European Parliament evaluation of Erasmus+ implementation

12-07-2016

Erasmus+ was launched in 2014 as a single programme in the field of education, training, youth and sport under the multiannual financial framework (MFF) package for 2014-2020. It brings together previous programmes and introduces sport as a new area of activity. A single programme has made it possible to organise activities under three key actions – mobility of individuals, cooperation for innovation and the exchange of best practice and support for policy reform.

Erasmus+ was launched in 2014 as a single programme in the field of education, training, youth and sport under the multiannual financial framework (MFF) package for 2014-2020. It brings together previous programmes and introduces sport as a new area of activity. A single programme has made it possible to organise activities under three key actions – mobility of individuals, cooperation for innovation and the exchange of best practice and support for policy reform.

Follow-up of the Strategic Framework for European cooperation in education and training

20-06-2016

European cooperation in the field of education and training is voluntary, yet a strategic framework sets objectives to be attained by 2020. Following a mid-term review concluded last year, the European Parliament will debate a report which praises efforts to take stakeholders’ feedback into account and makes a number of recommendations for the future.

European cooperation in the field of education and training is voluntary, yet a strategic framework sets objectives to be attained by 2020. Following a mid-term review concluded last year, the European Parliament will debate a report which praises efforts to take stakeholders’ feedback into account and makes a number of recommendations for the future.

EYE 2016 – Integration of young migrants

28-04-2016

It is difficult to fit all young migrants into a single category and not all immigrants gain the same level of acceptance. Yet non-discrimination is a fundamental value in the European Union, and binding legislation is complemented by EU-level frameworks and funds to support action to promote integration in the Member States. Research reveals that young migrants face many obstacles in education, but policy changes and projects can help overcome them. This note has been prepared for the European Youth ...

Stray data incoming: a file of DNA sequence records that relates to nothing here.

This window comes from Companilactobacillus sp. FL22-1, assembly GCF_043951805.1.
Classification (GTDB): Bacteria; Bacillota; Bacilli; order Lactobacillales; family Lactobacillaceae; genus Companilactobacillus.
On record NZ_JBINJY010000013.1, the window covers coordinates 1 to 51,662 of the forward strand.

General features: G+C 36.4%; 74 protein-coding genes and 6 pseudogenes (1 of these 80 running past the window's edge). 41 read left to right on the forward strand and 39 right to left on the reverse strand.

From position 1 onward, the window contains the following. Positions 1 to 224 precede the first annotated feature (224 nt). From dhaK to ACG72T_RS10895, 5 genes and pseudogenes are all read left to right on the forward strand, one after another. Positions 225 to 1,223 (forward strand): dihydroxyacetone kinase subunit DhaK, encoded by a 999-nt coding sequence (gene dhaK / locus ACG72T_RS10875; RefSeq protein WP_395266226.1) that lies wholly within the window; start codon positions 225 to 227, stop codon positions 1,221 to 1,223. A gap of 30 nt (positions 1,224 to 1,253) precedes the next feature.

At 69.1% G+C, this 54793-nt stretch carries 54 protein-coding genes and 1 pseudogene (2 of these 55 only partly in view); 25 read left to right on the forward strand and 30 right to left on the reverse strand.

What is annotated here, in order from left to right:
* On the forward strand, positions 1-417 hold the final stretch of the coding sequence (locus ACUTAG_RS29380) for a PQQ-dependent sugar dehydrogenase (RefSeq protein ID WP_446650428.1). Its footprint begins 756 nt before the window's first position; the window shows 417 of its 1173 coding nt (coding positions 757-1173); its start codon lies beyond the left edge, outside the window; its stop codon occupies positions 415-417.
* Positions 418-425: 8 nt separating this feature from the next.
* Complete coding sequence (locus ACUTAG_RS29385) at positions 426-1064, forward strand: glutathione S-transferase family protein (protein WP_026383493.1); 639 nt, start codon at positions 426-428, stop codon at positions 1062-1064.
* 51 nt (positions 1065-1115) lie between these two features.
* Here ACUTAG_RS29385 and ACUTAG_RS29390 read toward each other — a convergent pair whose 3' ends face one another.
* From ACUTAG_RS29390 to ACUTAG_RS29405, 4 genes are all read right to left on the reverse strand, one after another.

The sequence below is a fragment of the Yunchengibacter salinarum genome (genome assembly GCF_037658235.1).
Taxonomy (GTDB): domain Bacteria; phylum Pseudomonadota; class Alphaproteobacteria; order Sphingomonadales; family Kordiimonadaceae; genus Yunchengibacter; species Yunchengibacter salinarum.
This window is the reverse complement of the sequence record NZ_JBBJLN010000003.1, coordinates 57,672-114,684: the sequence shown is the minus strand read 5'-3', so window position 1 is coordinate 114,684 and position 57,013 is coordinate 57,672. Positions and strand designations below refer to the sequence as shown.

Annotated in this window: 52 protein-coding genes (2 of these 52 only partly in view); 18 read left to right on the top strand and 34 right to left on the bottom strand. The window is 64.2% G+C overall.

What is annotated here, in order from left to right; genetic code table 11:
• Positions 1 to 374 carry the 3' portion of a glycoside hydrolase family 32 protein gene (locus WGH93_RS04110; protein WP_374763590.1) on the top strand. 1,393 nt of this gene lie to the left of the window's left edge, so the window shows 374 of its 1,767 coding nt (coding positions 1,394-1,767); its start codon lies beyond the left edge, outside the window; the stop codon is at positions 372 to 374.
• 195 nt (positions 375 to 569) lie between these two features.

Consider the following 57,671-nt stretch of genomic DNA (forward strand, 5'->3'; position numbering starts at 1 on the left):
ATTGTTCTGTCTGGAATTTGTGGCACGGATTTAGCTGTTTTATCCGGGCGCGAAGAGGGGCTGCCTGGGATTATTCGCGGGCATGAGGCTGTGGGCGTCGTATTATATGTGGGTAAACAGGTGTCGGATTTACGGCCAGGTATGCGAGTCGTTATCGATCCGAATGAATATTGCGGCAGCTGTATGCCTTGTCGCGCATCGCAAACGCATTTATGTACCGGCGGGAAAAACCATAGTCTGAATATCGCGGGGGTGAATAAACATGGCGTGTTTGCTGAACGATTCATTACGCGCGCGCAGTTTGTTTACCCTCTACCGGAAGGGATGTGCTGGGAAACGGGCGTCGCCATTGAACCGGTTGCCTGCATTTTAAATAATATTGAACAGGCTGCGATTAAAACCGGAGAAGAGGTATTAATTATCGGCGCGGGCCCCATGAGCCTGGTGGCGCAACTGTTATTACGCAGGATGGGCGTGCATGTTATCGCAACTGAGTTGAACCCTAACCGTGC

It is difficult to fit all young migrants into a single category and not all immigrants gain the same level of acceptance. Yet non-discrimination is a fundamental value in the European Union, and binding legislation is complemented by EU-level frameworks and funds to support action to promote integration in the Member States. Research reveals that young migrants face many obstacles in education, but policy changes and projects can help overcome them. This note has been prepared for the European Youth Event, taking place in Strasbourg in May 2016. Please click here for the full publication in PDF format

Integrating migrants and their children through education

15-03-2016

Migrants' life stories reveal different levels of difficulty or ease in the process of integration. The key importance of education as a means of integration is widely acknowledged. For a number of years, the European Parliament has called for tangible commitments and proposed practical measures to integrate migrants and their children through education, training and the recognition of skills.

Migrants' life stories reveal different levels of difficulty or ease in the process of integration. The key importance of education as a means of integration is widely acknowledged. For a number of years, the European Parliament has called for tangible commitments and proposed practical measures to integrate migrants and their children through education, training and the recognition of skills.

An overview of the EU Youth Strategy 2013-2015

27-01-2016